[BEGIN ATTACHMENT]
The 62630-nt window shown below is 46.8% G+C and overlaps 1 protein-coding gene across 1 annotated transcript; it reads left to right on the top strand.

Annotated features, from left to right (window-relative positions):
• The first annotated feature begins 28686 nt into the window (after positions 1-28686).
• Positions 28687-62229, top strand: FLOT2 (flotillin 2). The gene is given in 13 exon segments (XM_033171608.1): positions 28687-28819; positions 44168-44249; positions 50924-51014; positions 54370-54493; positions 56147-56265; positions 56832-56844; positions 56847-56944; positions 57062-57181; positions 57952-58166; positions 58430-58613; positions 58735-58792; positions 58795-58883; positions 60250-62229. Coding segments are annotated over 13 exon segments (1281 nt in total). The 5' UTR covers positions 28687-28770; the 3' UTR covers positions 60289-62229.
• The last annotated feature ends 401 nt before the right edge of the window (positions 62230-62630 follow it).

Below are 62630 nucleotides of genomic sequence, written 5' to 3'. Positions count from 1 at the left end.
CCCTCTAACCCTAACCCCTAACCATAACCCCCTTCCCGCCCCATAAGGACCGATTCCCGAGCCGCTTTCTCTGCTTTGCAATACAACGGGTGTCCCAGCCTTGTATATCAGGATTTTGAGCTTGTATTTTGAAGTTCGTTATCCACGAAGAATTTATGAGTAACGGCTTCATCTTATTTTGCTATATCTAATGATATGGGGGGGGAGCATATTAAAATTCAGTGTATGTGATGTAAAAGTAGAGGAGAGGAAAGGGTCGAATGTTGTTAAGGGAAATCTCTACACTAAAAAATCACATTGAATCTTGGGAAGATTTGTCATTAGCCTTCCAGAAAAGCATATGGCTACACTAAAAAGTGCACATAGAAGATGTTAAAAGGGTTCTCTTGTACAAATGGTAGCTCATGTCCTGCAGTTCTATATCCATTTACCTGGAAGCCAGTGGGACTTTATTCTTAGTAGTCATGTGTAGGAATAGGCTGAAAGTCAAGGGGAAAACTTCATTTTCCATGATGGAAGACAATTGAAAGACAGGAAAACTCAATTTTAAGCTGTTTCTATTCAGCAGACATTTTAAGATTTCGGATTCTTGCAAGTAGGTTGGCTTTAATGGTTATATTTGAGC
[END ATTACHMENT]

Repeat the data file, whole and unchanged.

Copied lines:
The 62630-nt window shown below is 46.8% G+C and overlaps 1 protein-coding gene across 1 annotated transcript; it reads left to right on the top strand.

Annotated features, from left to right (window-relative positions):
• The first annotated feature begins 28686 nt into the window (after positions 1-28686).
• Positions 28687-62229, top strand: FLOT2 (flotillin 2). The gene is given in 13 exon segments (XM_033171608.1): positions 28687-28819; positions 44168-44249; positions 50924-51014; positions 54370-54493; positions 56147-56265; positions 56832-56844; positions 56847-56944; positions 57062-57181; positions 57952-58166; positions 58430-58613; positions 58735-58792; positions 58795-58883; positions 60250-62229. Coding segments are annotated over 13 exon segments (1281 nt in total). The 5' UTR covers positions 28687-28770; the 3' UTR covers positions 60289-62229.
• The last annotated feature ends 401 nt before the right edge of the window (positions 62230-62630 follow it).

Below are 62630 nucleotides of genomic sequence, written 5' to 3'. Positions count from 1 at the left end.
CCCTCTAACCCTAACCCCTAACCATAACCCCCTTCCCGCCCCATAAGGACCGATTCCCGAGCCGCTTTCTCTGCTTTGCAATACAACGGGTGTCCCAGCCTTGTATATCAGGATTTTGAGCTTGTATTTTGAAGTTCGTTATCCACGAAGAATTTATGAGTAACGGCTTCATCTTATTTTGCTATATCTAATGATATGGGGGGGGAGCATATTAAAATTCAGTGTATGTGATGTAAAAGTAGAGGAGAGGAAAGGGTCGAATGTTGTTAAGGGAAATCTCTACACTAAAAAATCACATTGAATCTTGGGAAGATTTGTCATTAGCCTTCCAGAAAAGCATATGGCTACACTAAAAAGTGCACATAGAAGATGTTAAAAGGGTTCTCTTGTACAAATGGTAGCTCATGTCCTGCAGTTCTATATCCATTTACCTGGAAGCCAGTGGGACTTTATTCTTAGTAGTCATGTGTAGGAATAGGCTGAAAGTCAAGGGGAAAACTTCATTTTCCATGATGGAAGACAATTGAAAGACAGGAAAACTCAATTTTAAGCTGTTTCTATTCAGCAGACATTTTAAGATTTCGGATTCTTGCAAGTAGGTTGGCTTTAATGGTTATATTTGAGC